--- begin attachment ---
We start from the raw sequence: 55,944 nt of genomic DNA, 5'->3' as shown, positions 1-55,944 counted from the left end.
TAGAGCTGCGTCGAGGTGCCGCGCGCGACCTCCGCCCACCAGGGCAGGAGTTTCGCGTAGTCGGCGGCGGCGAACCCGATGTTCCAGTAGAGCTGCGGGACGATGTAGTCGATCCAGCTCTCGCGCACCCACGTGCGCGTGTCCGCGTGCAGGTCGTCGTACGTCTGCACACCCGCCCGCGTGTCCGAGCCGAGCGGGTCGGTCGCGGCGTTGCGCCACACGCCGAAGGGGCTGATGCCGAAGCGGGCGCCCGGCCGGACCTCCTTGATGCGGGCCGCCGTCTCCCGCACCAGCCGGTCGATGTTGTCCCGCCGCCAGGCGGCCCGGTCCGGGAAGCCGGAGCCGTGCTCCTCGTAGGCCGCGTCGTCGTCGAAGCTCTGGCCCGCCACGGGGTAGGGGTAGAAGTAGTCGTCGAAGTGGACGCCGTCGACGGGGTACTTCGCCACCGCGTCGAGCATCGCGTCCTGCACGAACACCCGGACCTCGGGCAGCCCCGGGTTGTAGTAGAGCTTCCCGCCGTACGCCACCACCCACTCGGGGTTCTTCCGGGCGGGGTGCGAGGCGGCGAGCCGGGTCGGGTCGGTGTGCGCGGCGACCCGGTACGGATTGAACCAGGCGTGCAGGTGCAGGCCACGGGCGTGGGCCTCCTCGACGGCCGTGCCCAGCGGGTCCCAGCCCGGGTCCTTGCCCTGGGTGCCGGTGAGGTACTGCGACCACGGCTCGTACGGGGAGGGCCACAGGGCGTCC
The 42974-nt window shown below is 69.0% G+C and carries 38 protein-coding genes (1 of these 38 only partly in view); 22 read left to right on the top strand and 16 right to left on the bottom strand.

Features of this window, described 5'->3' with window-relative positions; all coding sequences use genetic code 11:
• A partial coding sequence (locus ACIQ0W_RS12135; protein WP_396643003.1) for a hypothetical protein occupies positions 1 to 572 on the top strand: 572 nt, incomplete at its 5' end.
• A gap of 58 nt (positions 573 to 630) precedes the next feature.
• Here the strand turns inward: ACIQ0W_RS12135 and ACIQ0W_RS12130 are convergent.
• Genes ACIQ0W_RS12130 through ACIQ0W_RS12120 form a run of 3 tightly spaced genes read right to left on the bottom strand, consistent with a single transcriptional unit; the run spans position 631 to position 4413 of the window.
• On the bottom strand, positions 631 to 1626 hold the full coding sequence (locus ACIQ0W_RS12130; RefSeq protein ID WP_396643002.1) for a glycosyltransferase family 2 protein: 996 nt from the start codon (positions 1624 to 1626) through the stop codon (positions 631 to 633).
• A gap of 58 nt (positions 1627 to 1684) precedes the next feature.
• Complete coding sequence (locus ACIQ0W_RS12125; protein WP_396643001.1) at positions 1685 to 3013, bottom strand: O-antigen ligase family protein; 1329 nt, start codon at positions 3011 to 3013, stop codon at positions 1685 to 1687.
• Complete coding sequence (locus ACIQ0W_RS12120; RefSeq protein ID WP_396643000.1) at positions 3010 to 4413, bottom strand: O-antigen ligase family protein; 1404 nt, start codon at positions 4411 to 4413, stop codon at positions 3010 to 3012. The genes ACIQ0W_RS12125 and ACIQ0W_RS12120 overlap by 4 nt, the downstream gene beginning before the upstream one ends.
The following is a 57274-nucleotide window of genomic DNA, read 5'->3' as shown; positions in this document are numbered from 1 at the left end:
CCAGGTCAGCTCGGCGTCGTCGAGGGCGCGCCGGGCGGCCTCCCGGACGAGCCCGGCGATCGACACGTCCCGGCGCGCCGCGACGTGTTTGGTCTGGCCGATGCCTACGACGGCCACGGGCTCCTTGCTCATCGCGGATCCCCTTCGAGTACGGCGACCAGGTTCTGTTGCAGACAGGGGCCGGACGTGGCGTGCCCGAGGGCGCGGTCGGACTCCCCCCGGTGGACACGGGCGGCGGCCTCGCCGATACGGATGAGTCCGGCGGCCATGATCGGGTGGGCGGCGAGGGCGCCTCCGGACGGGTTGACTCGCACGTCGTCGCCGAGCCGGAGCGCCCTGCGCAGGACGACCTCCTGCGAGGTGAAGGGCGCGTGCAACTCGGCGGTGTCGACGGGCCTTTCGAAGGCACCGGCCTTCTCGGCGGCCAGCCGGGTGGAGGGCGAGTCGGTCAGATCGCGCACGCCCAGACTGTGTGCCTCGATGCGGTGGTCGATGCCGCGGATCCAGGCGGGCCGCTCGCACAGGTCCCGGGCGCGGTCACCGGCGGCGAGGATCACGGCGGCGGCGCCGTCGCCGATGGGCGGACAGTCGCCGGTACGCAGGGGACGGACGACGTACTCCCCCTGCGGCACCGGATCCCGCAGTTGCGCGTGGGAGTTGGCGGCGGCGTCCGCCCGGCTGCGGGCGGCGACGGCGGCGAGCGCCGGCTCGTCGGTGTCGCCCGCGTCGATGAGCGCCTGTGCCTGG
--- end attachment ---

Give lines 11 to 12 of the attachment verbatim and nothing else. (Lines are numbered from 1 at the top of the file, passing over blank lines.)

• Complete coding sequence (locus ACIQ0W_RS12125; protein WP_396643001.1) at positions 1685 to 3013, bottom strand: O-antigen ligase family protein; 1329 nt, start codon at positions 3011 to 3013, stop codon at positions 1685 to 1687.
• Complete coding sequence (locus ACIQ0W_RS12120; RefSeq protein ID WP_396643000.1) at positions 3010 to 4413, bottom strand: O-antigen ligase family protein; 1404 nt, start codon at positions 4411 to 4413, stop codon at positions 3010 to 3012. The genes ACIQ0W_RS12125 and ACIQ0W_RS12120 overlap by 4 nt, the downstream gene beginning before the upstream one ends.